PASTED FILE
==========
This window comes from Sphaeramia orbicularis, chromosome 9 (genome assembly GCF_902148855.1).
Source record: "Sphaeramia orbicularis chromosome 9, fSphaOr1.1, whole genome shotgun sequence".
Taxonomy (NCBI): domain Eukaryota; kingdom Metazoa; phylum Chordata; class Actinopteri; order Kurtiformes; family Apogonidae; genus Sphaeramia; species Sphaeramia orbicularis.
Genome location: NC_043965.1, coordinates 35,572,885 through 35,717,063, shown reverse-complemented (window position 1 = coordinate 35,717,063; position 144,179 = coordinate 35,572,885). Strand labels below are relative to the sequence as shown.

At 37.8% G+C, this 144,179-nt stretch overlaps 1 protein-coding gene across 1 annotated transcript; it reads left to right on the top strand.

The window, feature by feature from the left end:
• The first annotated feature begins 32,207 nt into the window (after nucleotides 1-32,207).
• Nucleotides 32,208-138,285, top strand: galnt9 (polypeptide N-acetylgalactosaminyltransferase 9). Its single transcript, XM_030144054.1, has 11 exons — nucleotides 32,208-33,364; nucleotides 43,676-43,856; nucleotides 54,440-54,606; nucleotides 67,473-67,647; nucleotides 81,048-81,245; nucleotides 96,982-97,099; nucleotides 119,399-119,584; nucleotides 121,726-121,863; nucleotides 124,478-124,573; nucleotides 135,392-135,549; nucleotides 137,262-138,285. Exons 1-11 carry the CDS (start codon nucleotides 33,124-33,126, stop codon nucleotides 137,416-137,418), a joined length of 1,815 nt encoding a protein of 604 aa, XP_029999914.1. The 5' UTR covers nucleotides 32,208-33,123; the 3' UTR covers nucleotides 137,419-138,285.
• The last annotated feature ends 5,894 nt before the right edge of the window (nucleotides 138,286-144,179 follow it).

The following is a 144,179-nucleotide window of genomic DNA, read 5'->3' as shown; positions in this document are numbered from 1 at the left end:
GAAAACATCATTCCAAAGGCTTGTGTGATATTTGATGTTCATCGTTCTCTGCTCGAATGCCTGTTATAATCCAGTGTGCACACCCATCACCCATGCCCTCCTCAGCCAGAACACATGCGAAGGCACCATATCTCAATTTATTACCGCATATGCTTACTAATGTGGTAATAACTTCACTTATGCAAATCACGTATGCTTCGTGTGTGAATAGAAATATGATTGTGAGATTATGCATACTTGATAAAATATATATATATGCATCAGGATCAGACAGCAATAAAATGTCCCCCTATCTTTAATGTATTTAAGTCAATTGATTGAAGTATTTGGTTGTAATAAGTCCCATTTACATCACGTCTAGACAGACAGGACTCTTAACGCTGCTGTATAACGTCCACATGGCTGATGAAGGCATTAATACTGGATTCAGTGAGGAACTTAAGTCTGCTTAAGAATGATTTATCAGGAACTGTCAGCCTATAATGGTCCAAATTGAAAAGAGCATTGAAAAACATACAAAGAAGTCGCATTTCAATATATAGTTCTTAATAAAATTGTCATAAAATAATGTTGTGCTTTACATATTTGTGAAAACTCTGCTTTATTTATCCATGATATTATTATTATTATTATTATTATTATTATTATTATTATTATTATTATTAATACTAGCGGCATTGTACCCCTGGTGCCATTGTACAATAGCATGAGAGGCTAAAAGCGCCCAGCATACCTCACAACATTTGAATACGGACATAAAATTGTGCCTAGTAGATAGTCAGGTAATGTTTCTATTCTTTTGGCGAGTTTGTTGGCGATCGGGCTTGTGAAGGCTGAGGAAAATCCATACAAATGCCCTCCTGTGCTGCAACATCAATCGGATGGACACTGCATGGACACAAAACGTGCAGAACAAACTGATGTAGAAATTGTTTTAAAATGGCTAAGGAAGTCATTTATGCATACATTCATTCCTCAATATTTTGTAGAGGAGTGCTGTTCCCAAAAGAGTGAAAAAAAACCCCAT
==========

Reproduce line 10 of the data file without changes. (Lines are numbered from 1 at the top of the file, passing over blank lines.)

The following is a 144,179-nucleotide window of genomic DNA, read 5'->3' as shown; positions in this document are numbered from 1 at the left end: